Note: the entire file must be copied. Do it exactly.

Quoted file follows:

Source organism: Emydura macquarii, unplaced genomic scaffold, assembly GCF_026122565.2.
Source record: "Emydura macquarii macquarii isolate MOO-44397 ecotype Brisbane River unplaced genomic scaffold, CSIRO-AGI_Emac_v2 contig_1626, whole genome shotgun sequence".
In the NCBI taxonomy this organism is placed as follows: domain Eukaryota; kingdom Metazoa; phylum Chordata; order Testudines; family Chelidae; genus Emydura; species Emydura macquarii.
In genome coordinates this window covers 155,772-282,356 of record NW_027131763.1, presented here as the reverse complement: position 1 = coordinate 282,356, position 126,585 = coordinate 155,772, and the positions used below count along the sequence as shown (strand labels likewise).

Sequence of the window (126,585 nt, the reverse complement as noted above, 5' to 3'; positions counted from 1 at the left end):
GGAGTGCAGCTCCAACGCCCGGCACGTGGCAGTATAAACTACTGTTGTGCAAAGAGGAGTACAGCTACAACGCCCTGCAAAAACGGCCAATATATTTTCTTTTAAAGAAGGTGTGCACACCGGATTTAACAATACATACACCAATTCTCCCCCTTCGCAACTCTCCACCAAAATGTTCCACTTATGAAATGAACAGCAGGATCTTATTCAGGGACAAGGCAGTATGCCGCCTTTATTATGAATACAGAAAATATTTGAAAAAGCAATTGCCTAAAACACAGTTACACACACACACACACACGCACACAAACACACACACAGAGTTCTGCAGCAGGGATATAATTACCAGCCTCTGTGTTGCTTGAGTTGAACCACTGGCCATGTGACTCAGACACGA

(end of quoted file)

Source organism: Emydura macquarii, unplaced genomic scaffold, assembly GCF_026122565.2.
Source record: "Emydura macquarii macquarii isolate MOO-44397 ecotype Brisbane River unplaced genomic scaffold, CSIRO-AGI_Emac_v2 contig_1626, whole genome shotgun sequence".
In the NCBI taxonomy this organism is placed as follows: domain Eukaryota; kingdom Metazoa; phylum Chordata; order Testudines; family Chelidae; genus Emydura; species Emydura macquarii.
In genome coordinates this window covers 155,772-282,356 of record NW_027131763.1, presented here as the reverse complement: position 1 = coordinate 282,356, position 126,585 = coordinate 155,772, and the positions used below count along the sequence as shown (strand labels likewise).

Sequence of the window (126,585 nt, the reverse complement as noted above, 5' to 3'; positions counted from 1 at the left end):
GGAGTGCAGCTCCAACGCCCGGCACGTGGCAGTATAAACTACTGTTGTGCAAAGAGGAGTACAGCTACAACGCCCTGCAAAAACGGCCAATATATTTTCTTTTAAAGAAGGTGTGCACACCGGATTTAACAATACATACACCAATTCTCCCCCTTCGCAACTCTCCACCAAAATGTTCCACTTATGAAATGAACAGCAGGATCTTATTCAGGGACAAGGCAGTATGCCGCCTTTATTATGAATACAGAAAATATTTGAAAAAGCAATTGCCTAAAACACAGTTACACACACACACACACACGCACACAAACACACACACAGAGTTCTGCAGCAGGGATATAATTACCAGCCTCTGTGTTGCTTGAGTTGAACCACTGGCCATGTGACTCAGACACGA